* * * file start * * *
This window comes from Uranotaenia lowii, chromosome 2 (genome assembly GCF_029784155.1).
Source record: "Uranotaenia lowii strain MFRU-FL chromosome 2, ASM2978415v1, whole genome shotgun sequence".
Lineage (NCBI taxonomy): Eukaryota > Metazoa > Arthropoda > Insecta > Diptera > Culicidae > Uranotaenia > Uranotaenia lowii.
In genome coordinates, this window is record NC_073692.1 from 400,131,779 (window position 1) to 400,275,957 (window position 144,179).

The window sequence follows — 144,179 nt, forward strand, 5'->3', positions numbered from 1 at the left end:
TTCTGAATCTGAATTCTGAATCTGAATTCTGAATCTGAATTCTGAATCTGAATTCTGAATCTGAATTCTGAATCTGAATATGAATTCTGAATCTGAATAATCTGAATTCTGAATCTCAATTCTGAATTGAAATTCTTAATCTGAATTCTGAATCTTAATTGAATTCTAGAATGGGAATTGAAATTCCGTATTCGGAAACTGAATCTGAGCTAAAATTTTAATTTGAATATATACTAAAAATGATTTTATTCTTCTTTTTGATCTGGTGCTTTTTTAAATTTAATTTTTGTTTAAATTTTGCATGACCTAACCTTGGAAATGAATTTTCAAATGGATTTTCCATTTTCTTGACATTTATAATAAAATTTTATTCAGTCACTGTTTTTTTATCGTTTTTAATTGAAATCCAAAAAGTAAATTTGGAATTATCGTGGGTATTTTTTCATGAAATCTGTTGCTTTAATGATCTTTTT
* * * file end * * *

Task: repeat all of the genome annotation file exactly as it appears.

This window comes from Uranotaenia lowii, chromosome 2 (genome assembly GCF_029784155.1).
Source record: "Uranotaenia lowii strain MFRU-FL chromosome 2, ASM2978415v1, whole genome shotgun sequence".
Lineage (NCBI taxonomy): Eukaryota > Metazoa > Arthropoda > Insecta > Diptera > Culicidae > Uranotaenia > Uranotaenia lowii.
In genome coordinates, this window is record NC_073692.1 from 400,131,779 (window position 1) to 400,275,957 (window position 144,179).

The window sequence follows — 144,179 nt, forward strand, 5'->3', positions numbered from 1 at the left end:
TTCTGAATCTGAATTCTGAATCTGAATTCTGAATCTGAATTCTGAATCTGAATTCTGAATCTGAATTCTGAATCTGAATATGAATTCTGAATCTGAATAATCTGAATTCTGAATCTCAATTCTGAATTGAAATTCTTAATCTGAATTCTGAATCTTAATTGAATTCTAGAATGGGAATTGAAATTCCGTATTCGGAAACTGAATCTGAGCTAAAATTTTAATTTGAATATATACTAAAAATGATTTTATTCTTCTTTTTGATCTGGTGCTTTTTTAAATTTAATTTTTGTTTAAATTTTGCATGACCTAACCTTGGAAATGAATTTTCAAATGGATTTTCCATTTTCTTGACATTTATAATAAAATTTTATTCAGTCACTGTTTTTTTATCGTTTTTAATTGAAATCCAAAAAGTAAATTTGGAATTATCGTGGGTATTTTTTCATGAAATCTGTTGCTTTAATGATCTTTTT